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His men behaved most creditably. Both the officers and the men were exposed to the rain without shelter and short of provisions, but determined to remain until an opportunity was offered to attack the enemy. The boats approached in rear of each other, the first only landing, so the capture of the others was impossible. Nearly all, so the prisoners state, were killed in the second boat; the third had a gun but were unable to use it under the fire of the riflemen. The captured launch is now in the service, and the cotton secured, awaiting your orders. The Sharp's shooters I have repaired and turned over to the ordnance officer, who issued them to Captain Hobby's company as they were greatly in need of guns, having 64 men and only 40 guns.

The report of Capt. E. E. Hobby was as follows:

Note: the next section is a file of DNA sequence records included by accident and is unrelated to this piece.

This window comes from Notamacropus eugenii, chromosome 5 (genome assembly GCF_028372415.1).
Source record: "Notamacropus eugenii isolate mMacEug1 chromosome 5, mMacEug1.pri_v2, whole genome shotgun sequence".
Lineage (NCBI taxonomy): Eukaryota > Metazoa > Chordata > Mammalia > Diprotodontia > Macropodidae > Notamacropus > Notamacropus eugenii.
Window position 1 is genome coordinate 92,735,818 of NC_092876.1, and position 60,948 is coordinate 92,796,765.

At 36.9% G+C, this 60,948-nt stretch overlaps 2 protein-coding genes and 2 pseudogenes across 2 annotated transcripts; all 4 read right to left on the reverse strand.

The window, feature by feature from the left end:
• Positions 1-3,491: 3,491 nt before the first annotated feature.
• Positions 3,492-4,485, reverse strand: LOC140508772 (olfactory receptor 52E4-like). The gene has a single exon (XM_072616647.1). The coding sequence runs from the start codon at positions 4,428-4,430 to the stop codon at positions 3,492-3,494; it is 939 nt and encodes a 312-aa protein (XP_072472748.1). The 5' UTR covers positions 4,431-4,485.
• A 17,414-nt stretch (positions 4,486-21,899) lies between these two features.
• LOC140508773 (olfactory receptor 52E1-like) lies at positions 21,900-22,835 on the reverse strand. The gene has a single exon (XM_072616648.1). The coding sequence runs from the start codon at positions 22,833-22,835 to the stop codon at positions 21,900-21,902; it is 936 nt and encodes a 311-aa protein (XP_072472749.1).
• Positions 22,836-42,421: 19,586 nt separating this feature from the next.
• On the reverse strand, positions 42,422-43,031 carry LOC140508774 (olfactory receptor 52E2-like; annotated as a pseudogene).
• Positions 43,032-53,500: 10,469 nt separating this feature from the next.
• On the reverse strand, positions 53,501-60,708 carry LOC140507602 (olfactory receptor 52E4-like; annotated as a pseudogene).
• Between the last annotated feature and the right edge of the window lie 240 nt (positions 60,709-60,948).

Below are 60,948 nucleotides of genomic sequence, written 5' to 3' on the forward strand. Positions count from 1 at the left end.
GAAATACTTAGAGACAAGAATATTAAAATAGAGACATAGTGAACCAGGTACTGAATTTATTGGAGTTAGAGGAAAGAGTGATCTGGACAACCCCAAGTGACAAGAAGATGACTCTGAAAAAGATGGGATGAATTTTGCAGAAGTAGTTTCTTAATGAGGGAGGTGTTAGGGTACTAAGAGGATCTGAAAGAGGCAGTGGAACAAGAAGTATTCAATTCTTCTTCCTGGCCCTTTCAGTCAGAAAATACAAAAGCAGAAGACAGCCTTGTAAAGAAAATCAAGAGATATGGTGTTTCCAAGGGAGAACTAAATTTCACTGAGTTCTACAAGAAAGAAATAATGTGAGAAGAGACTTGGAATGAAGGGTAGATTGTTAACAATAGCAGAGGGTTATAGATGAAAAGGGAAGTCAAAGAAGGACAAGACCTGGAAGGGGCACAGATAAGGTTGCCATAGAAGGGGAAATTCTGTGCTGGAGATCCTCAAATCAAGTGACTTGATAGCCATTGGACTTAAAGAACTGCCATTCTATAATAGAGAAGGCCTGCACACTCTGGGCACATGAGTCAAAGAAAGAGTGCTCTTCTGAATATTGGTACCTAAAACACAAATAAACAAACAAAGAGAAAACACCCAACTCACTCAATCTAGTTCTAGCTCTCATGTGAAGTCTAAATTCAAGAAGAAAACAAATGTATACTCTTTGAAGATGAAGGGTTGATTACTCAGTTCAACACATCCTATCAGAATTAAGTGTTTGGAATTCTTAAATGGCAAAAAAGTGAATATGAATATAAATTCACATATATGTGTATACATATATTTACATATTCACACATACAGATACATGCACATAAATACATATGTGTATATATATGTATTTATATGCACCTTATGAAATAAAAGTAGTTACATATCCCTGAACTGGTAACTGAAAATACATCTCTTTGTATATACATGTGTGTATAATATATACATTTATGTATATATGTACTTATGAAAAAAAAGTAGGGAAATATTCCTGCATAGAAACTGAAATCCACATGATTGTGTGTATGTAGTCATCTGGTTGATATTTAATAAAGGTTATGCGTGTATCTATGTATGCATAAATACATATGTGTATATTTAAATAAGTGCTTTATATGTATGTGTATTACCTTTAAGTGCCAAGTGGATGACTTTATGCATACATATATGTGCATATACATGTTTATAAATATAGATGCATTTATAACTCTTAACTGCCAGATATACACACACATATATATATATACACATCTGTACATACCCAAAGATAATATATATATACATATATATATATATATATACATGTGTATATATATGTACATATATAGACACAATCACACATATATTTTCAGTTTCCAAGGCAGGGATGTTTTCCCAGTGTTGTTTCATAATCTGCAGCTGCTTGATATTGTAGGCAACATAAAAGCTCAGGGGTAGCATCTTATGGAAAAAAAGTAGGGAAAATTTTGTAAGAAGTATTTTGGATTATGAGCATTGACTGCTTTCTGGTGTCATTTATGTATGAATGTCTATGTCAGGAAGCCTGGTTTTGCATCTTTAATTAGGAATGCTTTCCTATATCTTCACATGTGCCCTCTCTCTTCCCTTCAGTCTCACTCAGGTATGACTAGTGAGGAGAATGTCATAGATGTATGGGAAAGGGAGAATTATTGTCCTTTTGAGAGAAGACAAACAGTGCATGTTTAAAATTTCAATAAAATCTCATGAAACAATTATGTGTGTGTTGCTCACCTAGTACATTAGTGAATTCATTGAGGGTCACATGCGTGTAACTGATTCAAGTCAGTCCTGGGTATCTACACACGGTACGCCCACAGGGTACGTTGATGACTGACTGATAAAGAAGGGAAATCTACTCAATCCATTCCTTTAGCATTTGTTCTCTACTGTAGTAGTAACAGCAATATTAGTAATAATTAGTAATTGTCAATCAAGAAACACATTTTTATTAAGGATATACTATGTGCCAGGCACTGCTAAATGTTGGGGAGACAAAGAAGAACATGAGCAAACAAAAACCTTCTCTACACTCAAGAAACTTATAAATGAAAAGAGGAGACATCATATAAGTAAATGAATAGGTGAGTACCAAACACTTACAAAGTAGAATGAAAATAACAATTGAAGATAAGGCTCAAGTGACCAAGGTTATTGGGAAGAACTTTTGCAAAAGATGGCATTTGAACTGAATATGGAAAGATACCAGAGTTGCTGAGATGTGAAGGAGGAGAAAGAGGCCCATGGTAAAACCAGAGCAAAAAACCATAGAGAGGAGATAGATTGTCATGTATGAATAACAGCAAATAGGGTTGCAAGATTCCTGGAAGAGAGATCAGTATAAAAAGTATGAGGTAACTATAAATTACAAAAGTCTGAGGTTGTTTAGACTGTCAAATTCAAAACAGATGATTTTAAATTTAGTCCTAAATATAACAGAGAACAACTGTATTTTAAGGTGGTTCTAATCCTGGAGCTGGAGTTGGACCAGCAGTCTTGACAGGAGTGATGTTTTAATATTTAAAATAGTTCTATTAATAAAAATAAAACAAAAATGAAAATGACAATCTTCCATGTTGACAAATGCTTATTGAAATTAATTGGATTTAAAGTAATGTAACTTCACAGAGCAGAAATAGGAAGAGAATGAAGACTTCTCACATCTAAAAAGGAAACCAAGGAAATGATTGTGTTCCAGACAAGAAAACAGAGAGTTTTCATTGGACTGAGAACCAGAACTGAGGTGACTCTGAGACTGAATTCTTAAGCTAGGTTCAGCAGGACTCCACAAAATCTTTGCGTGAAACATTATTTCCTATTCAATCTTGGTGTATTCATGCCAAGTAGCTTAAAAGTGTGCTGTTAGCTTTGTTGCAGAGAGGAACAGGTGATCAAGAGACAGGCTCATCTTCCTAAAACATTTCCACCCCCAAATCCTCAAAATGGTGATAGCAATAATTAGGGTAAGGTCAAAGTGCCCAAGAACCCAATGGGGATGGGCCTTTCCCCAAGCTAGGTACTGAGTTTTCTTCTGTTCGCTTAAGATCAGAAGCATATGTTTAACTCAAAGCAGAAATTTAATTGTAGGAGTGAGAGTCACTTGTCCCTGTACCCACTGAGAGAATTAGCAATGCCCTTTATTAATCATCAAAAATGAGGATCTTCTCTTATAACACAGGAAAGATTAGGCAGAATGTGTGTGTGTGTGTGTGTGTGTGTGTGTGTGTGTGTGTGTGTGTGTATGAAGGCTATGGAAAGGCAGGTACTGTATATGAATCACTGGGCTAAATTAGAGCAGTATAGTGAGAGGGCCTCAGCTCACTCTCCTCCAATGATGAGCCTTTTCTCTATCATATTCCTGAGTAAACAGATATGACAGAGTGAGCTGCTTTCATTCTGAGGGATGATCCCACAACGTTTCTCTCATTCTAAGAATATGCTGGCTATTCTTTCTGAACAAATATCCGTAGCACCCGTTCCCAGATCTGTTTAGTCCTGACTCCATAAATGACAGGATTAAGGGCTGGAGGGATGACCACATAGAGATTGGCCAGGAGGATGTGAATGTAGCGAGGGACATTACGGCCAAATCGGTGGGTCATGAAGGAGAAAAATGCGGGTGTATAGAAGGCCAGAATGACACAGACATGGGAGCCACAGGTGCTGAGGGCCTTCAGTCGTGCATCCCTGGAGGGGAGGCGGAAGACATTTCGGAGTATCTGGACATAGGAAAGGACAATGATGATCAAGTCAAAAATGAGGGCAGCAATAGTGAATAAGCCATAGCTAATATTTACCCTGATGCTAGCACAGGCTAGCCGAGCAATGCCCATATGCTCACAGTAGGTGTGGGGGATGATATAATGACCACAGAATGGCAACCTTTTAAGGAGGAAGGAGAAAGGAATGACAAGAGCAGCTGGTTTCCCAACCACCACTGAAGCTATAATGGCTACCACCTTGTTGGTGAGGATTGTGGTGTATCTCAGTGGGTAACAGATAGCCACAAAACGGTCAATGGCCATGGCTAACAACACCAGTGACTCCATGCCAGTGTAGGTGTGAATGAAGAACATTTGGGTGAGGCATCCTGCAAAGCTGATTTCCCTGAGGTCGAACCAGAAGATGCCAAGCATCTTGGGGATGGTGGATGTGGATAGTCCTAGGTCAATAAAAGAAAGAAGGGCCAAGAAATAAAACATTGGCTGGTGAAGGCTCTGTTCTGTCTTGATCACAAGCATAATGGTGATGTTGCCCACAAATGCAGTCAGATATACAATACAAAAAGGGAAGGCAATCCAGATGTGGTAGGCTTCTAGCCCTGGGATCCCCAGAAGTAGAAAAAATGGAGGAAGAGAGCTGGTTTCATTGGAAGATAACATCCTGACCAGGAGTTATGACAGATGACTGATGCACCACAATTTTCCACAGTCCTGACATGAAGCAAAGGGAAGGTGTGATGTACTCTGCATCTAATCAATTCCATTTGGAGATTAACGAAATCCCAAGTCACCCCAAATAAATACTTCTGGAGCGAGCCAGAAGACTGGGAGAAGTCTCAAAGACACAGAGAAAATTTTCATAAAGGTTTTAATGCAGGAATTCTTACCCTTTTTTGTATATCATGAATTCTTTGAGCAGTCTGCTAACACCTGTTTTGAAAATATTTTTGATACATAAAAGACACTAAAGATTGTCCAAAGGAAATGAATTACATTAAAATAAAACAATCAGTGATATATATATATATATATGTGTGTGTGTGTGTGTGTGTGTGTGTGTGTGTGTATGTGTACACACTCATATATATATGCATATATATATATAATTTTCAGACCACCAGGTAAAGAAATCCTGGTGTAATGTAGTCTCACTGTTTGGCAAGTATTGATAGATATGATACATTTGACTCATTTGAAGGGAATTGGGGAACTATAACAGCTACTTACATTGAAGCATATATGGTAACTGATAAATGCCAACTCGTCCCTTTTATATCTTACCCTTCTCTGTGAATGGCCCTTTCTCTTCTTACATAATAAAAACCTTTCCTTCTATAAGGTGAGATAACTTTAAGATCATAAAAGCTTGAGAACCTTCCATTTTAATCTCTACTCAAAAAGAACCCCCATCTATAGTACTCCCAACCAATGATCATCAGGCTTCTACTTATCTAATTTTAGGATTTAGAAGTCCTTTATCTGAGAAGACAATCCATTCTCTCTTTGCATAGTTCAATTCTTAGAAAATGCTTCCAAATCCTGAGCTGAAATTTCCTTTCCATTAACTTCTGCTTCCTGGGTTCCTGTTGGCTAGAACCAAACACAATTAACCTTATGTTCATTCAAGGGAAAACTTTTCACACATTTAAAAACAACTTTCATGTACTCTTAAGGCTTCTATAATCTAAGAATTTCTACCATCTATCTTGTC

On the 3d inst., about 2 p. m., I attacked with 28 men of my company three Federal launches, containing about 40 of the enemy, and succeeded in capturing one launch (captain's gig), 5 prisoners, 6 new superior Sharp's rifles, 5 cartridge boxes and 1 ammunition chest. One of the remaining launches, being about 300 yards from the shore, had also surrendered and was pulling toward us. I ordered the fire on it to cease and the men to secure the property belonging to the gig already captured. While busily engaged in this the bark opened fire upon us and the launch began to pull to her. We again fired upon it, doing much execution. We could distinctly see the men in the launch drop their oars and fall over as we fired. Several bodies were also seen floating in the water. One of the launches reached the bark with only 2 men in it. The third launch being still further out in the gulf, pulled out of our range at the beginning of the fight. I do not think I am mistaken in estimating the loss of the enemy at 20 in killed, wounded and prisoners. I cannot too highly praise the conduct of the men on this occasion; they were regardless of danger. Their enthusiasm was only equaled by their bravery, and they promptly obeyed every command. The captured launch was carried by the men across the island, a distance of 2 miles, to Aransas bay. On the night of the 3d I removed ten bales of cotton, which had been captured by the enemy and placed on the shore of St. Joseph's island, and carefully concealed it, where it now awaits transportation. Privates Smith and

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